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    Urochordate βγ-crystallin and the evolutionary origin of the vertebrate eye lens

    Shimeld, S.M. and Purkiss, A.G. and Dirks, R.P.H. and Bateman, O.A. and Slingsby, Christine and Lubsen, N.H. (2005) Urochordate βγ-crystallin and the evolutionary origin of the vertebrate eye lens. Current Biology 15 (18), pp. 1684-1689. ISSN 0960-9822.

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    Abstract

    A refracting lens is a key component of our image-forming camera eye; however, its evolutionary origin is unknown because precursor structures appear absent in nonvertebrates [1]. The vertebrate βγ-crystallin genes encode abundant structural proteins critical for the function of the lens [2]. We show that the urochordate Ciona intestinalis, which split from the vertebrate lineage before the evolution of the lens, has a single gene coding for a single domain monomeric βγ-crystallin. The crystal structure of Ciona βγ-crystallin is very similar to that of a vertebrate βγ-crystallin domain, except for paired, occupied calcium binding sites. The Ciona βγ-crystallin is only expressed in the palps and in the otolith, the pigmented sister cell of the light-sensing ocellus. The Ciona βγ-crystallin promoter region targeted expression to the visual system, including lens, in transgenic Xenopus tadpoles. We conclude that the vertebrate βγ-crystallins evolved from a single domain protein already expressed in the neuroectoderm of the prevertebrate ancestor. The conservation of the regulatory hierarchy controlling βγ-crystallin expression between organisms with and without a lens shows that the evolutionary origin of the lens was based on co-option of pre-existing regulatory circuits controlling the expression of a key structural gene in a primitive light-sensing system.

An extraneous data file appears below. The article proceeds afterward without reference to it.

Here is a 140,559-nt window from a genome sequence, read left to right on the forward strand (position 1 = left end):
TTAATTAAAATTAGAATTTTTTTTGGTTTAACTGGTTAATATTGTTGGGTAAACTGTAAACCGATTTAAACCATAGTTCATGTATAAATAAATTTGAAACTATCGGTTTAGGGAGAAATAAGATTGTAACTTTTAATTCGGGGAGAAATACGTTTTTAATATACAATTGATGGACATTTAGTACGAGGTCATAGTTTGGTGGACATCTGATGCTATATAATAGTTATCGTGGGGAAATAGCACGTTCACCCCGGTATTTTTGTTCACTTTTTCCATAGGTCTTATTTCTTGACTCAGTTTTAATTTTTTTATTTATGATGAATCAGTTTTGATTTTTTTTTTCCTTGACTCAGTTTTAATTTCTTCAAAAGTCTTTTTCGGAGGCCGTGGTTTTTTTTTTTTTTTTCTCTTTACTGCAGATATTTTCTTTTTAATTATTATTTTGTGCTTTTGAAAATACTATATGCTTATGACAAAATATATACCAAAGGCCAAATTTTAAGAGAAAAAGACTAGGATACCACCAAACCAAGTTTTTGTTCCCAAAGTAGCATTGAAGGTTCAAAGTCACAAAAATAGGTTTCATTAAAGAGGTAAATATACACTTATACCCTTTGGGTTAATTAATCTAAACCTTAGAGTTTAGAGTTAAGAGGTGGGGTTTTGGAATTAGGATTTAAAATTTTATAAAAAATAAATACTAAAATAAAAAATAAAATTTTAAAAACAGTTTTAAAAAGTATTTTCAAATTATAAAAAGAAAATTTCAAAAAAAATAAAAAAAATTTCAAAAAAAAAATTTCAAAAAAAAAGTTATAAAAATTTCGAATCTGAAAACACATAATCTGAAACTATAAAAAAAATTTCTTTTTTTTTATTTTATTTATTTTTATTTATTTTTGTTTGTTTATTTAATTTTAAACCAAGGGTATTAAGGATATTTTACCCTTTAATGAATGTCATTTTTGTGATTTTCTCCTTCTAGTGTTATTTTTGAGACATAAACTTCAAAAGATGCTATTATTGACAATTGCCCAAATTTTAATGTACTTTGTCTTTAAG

Metadata

    Item Type: Article
    School: Birkbeck Schools and Departments > School of Science > Biological Sciences
    Depositing User: Sarah Hall
    Date Deposited: 21 May 2019 10:50
    Last Modified: 21 May 2019 10:50
    URI: http://eprints.bbk.ac.uk/id/eprint/27609

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